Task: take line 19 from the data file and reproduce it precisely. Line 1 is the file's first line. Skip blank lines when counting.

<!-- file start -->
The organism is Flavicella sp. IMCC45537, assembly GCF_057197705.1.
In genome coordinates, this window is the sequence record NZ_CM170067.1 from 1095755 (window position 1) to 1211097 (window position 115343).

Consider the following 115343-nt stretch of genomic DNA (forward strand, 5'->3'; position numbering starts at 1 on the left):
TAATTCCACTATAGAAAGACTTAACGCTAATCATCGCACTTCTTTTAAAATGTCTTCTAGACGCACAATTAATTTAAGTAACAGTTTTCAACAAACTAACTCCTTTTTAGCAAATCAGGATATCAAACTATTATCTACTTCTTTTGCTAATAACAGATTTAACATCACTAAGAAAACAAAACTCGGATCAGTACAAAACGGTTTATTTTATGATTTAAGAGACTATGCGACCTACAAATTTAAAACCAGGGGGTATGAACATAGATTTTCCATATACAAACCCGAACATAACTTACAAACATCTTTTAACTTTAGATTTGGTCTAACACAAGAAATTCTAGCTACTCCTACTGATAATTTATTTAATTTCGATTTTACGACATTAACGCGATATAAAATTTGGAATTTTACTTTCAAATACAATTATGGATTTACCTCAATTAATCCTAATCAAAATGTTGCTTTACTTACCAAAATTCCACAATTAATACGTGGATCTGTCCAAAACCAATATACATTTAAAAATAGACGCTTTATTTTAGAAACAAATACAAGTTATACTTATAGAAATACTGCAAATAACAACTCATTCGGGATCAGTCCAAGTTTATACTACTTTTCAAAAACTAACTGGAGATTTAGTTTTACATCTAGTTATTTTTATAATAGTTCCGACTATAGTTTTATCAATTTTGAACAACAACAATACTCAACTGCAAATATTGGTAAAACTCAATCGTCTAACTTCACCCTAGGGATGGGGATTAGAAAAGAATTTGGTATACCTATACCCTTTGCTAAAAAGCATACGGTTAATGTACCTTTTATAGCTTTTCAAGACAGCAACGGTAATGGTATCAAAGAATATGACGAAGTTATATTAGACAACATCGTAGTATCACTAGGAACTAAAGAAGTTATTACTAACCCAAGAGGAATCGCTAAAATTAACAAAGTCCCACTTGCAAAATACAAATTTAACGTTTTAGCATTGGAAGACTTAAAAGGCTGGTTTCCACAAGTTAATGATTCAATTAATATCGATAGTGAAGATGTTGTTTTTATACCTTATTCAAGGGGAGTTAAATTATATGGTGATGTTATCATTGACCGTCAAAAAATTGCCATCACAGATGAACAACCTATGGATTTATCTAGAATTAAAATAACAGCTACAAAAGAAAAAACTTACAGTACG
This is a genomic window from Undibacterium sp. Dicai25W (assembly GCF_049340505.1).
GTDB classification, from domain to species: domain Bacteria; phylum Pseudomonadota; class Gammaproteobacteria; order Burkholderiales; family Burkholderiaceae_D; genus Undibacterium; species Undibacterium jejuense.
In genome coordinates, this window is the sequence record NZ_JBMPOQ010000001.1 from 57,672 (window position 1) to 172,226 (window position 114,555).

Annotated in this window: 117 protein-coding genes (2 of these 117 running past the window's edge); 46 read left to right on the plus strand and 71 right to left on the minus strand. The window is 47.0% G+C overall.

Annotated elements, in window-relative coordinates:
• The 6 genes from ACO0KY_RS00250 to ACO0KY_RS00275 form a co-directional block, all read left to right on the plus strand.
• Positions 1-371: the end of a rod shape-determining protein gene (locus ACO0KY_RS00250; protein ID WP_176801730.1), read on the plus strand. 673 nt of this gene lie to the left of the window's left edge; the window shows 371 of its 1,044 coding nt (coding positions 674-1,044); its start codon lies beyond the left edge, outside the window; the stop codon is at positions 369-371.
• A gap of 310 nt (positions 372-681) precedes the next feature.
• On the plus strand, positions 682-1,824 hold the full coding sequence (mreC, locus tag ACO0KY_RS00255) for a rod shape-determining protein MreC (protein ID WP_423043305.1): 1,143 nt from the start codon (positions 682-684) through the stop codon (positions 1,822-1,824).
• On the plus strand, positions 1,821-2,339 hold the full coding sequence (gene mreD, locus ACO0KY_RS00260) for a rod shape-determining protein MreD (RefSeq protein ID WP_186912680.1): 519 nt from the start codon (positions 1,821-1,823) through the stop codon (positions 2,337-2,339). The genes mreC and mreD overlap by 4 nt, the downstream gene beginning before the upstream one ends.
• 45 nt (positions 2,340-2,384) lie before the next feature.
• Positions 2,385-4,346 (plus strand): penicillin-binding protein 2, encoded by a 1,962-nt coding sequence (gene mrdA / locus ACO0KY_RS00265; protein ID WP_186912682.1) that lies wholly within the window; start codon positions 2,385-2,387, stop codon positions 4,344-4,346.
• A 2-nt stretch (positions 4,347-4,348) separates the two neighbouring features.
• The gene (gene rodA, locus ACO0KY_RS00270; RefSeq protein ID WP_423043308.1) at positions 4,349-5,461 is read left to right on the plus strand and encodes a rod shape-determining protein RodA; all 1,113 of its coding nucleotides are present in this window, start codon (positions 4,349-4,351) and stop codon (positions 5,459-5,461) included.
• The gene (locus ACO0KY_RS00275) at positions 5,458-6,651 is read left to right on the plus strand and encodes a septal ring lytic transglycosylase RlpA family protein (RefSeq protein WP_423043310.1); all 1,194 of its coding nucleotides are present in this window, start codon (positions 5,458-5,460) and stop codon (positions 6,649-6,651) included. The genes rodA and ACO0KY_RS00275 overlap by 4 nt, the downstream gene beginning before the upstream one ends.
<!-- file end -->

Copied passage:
• The gene (locus ACO0KY_RS00275) at positions 5,458-6,651 is read left to right on the plus strand and encodes a septal ring lytic transglycosylase RlpA family protein (RefSeq protein WP_423043310.1); all 1,194 of its coding nucleotides are present in this window, start codon (positions 5,458-5,460) and stop codon (positions 6,649-6,651) included. The genes rodA and ACO0KY_RS00275 overlap by 4 nt, the downstream gene beginning before the upstream one ends.